Leaving Pushkar, we passed a wedding procession where sari-clad women, dressed in all the colours of the rainbow, danced to the unidentifiable tune of a wedding band. Apart from the band, the crowd was all female. Some were even performing a teasing version of the Dance of the Seven Veils to the delight of passers-by. The band's role was less clear. Trumpets were blown at disparate intervals in a range of octaves while the man fingering the synthesiser had mastered the art of executing random sounds.
At the train station, Matt and I looked at the seat listings on the wall to see if our last minute reservations had made it through. Two familiar yet somewhat alien names were identified: 'Malhuw Poweti, S. Eurivesh.'
"Do you think that's us?" asked Matt.
"I'll take 'em," I said as we rushed to the waiting train.
On the platform, I put my mean face on. Begging children tugged at my trousers, motioning hand to mouth, and repeating: "Khana, khana (food), chappati."
How to deal with in-your-face poverty is a very subjective issue that in my case was often dealt with on a case-by-case basis. Sometimes, I would give money to those I thought in need, in the hope it would not end up in the hands of the syndicates who controlled a large number of the begging population. The preferred option though was to buy food for those asking and put it in their hands. Other times, I would stare into space, ignoring the cries of hunger and walk on. On this occasion, at a very busy train station, I was unwilling to reach into my bag, pull out rupees from my wallet and hand them over to an increasing crowd of child beggars.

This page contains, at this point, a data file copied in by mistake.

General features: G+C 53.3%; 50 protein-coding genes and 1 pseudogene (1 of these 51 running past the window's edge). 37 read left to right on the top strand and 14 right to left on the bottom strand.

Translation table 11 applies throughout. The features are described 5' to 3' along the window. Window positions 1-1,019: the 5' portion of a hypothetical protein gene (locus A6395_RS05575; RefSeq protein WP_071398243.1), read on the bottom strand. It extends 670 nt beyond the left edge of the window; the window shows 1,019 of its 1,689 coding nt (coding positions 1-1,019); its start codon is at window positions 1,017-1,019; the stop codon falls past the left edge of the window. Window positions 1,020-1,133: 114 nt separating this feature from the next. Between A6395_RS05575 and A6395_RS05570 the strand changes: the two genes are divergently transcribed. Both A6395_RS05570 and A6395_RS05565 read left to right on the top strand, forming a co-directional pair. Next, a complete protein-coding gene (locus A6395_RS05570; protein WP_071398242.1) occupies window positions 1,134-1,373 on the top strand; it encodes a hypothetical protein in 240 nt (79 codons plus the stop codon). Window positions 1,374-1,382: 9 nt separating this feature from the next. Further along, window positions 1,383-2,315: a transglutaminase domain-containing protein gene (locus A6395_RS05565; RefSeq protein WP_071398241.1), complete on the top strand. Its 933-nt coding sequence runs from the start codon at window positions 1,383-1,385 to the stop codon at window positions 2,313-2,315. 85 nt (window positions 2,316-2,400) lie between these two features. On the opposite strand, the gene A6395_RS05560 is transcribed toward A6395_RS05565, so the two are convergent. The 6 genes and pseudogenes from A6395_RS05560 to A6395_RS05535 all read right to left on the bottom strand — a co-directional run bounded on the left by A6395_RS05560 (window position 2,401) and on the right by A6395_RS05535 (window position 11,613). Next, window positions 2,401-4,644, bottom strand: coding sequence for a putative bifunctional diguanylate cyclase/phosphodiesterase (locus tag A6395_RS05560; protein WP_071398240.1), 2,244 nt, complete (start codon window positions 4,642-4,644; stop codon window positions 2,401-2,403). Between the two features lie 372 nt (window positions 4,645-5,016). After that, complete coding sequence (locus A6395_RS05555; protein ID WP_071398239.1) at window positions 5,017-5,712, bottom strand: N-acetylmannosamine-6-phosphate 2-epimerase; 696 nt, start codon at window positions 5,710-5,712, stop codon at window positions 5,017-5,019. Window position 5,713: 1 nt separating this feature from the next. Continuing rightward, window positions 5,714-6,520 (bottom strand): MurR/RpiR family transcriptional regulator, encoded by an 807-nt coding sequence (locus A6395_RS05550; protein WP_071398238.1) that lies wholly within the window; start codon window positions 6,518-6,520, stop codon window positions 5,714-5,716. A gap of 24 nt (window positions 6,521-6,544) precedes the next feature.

My lips tightened and my eyes narrowed as I side-stepped a young boy wearing a white kurta (long shirt) and kufi (Islamic prayer hat) whose legs had been made redundant by polio. He was balanced on a wooden board, skinny legs tucked under torso, using one hand to roll the wheels of the board forward while begging with the other. I quickly boarded the train.
The Shatabdi Express was a compartment of luxury on wheels in an otherwise budget adventure. To start, the air conditioning was so cold, it proved impossible to retain water. I urinated more times on the Shatabdi than I did in the four days I fried in Pushkar. Within half an hour of departure, we were each served with individual tea flasks, biscuits, sandwiches, samozas, chilled mango juice, hard boiled sweets and delightful Nathu sweets. For me, Indian Railways was already on my list of favourite legal entities but the feast did not end there. After some time, we were served soup and bread sticks, later followed by a full-on Indian thali (meze-type thing). The guy next to me enjoyed his meal so much he burped without stealth on three occasions. It also struck me how passengers would return unwanted food items to the catering staff so they wouldn't go to waste. Having been to numerous press lunches, I had never seen the return of free food before. Just when I thought I had already found my Shangri-la, a tub of Kwality Wall's ice-cream came my way to confirm it.
As I feasted on dessert, despite all my rationale and justifications, the image of the Muslim boy at the platform came back to haunt me as I sat safe on the train, with an excess of rupees in my pocket.
Source: Cyprus Mail